Figure 4-10: Temperature susceptibility plots for VG 10 blends

            Figure 4-11: Temperature susceptibility plots for VG 30 blends

            Figure 4-12: Temperature susceptibility plots for PMB 40 blends

            Figure 4-13: Temperature susceptibility plots for CRMB 60 blends

        2. Absolute viscosity test

          In this section the results of the absolute viscosity test conducted on conventional binder blends and the blending charts prepared based on the obtained data are provided.

          1. Absolute viscosity values

            The absolute viscosity test was performed using vacuum capillary viscometer. It was conducted to study the effect of RAP addition on the viscosity grade of VG 10 and VG 30 blends. Figure 4-14 shows the variation in the absolute viscosity of the binders due to RAP addition. It can be seen that though the viscosity increased with increase in the RAP content, no exact relationship or trend is visible for the variation. For VG 10 blends the absolute viscosity increased from 1037 Poise for virgin binder to 3051 Poise for 50% RAP content.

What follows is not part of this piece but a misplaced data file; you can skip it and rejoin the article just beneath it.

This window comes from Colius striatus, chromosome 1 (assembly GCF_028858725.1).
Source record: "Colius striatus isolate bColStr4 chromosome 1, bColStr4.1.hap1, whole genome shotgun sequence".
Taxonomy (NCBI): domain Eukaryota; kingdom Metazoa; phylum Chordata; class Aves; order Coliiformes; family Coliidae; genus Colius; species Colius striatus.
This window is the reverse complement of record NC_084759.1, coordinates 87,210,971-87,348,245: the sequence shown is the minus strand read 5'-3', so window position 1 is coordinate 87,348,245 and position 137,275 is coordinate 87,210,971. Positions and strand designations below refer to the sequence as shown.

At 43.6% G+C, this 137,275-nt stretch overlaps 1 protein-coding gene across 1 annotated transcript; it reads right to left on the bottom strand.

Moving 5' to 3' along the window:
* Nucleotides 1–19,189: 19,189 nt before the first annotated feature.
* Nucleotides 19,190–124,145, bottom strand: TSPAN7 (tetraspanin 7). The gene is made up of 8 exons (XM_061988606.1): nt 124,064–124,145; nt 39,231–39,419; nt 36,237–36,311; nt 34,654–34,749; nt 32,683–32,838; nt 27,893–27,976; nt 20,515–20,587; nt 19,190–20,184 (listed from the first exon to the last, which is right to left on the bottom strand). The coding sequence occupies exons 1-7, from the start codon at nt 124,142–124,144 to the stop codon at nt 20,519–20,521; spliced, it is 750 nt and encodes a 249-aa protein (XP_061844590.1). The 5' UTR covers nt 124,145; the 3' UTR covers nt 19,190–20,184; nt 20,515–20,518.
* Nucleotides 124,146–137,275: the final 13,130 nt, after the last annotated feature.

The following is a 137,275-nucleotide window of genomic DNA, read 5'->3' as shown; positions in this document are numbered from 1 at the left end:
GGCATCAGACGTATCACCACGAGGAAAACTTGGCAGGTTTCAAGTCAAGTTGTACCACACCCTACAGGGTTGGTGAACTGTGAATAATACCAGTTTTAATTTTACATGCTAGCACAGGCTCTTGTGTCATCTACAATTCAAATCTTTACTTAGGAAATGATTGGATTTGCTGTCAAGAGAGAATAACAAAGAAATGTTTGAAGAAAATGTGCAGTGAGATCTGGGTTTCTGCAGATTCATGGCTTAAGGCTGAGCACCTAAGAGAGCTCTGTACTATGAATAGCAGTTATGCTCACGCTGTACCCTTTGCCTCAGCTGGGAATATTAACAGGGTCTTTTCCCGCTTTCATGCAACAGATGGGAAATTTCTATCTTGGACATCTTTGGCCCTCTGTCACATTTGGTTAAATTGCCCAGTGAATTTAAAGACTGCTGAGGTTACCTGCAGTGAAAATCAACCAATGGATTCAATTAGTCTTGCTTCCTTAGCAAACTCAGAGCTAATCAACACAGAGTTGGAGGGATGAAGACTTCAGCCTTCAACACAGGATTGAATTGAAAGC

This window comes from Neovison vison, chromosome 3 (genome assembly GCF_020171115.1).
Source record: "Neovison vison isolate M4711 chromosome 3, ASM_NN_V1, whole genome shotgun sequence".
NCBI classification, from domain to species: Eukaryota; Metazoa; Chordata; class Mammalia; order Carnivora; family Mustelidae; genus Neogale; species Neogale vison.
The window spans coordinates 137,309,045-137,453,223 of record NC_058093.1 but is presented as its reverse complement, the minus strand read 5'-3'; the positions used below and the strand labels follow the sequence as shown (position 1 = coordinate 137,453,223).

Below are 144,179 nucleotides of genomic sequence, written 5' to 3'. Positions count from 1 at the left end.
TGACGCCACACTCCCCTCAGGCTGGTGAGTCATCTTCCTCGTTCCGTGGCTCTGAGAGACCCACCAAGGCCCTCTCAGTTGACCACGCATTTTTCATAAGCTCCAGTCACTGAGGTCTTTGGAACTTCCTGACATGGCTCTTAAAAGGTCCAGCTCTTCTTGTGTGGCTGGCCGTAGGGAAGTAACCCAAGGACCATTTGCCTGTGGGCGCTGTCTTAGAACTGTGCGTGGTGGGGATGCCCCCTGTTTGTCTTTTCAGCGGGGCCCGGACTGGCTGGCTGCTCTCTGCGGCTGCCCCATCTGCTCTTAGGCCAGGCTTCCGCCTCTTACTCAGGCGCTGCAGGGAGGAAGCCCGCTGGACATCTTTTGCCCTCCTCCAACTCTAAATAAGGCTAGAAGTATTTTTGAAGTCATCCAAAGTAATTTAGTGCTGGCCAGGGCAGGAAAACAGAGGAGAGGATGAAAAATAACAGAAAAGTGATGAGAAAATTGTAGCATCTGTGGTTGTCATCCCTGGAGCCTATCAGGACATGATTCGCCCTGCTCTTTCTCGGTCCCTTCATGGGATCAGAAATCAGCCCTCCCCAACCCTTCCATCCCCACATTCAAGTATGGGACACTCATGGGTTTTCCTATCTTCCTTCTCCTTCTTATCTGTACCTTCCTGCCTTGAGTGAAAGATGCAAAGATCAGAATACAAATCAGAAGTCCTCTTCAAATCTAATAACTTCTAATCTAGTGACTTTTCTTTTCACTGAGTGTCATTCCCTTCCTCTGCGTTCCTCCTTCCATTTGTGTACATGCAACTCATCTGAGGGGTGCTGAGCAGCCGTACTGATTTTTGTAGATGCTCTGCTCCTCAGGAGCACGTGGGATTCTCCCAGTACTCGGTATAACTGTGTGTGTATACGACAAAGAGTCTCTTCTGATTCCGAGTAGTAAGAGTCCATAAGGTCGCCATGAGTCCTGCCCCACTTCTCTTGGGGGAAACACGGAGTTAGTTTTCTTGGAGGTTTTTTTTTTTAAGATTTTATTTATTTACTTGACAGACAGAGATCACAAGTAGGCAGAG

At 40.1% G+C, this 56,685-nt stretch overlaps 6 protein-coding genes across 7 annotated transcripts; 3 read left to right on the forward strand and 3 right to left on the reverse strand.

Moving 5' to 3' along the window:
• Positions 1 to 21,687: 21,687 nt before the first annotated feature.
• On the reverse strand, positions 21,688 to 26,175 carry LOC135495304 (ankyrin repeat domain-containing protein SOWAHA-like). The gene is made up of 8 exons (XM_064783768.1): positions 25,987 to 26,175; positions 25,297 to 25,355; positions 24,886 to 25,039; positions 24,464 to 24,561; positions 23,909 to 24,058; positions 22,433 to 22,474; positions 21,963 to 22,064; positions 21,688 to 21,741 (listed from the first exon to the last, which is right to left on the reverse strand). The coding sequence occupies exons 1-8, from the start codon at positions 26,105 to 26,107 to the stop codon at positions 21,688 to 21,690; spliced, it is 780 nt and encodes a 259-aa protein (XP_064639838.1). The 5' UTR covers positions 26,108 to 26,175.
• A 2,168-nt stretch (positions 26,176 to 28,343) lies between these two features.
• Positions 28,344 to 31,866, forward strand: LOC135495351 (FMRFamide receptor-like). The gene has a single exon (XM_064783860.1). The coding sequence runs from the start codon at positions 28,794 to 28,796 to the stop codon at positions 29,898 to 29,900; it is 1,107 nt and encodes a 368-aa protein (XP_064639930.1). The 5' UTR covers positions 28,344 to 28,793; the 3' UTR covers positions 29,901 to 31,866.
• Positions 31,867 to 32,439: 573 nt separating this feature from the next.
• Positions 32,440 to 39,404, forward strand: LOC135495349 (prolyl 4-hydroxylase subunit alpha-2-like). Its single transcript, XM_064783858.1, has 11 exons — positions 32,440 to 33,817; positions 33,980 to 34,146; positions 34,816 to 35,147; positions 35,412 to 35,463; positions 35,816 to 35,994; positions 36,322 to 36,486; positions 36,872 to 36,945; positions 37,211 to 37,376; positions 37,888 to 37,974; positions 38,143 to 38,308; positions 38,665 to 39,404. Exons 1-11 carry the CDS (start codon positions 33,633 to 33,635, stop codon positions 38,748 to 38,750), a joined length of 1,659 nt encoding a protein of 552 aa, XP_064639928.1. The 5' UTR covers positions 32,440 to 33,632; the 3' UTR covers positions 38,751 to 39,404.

Figure 4-14: Results of absolute viscosity on VG 10 and VG 30 blends

          2. Blending chart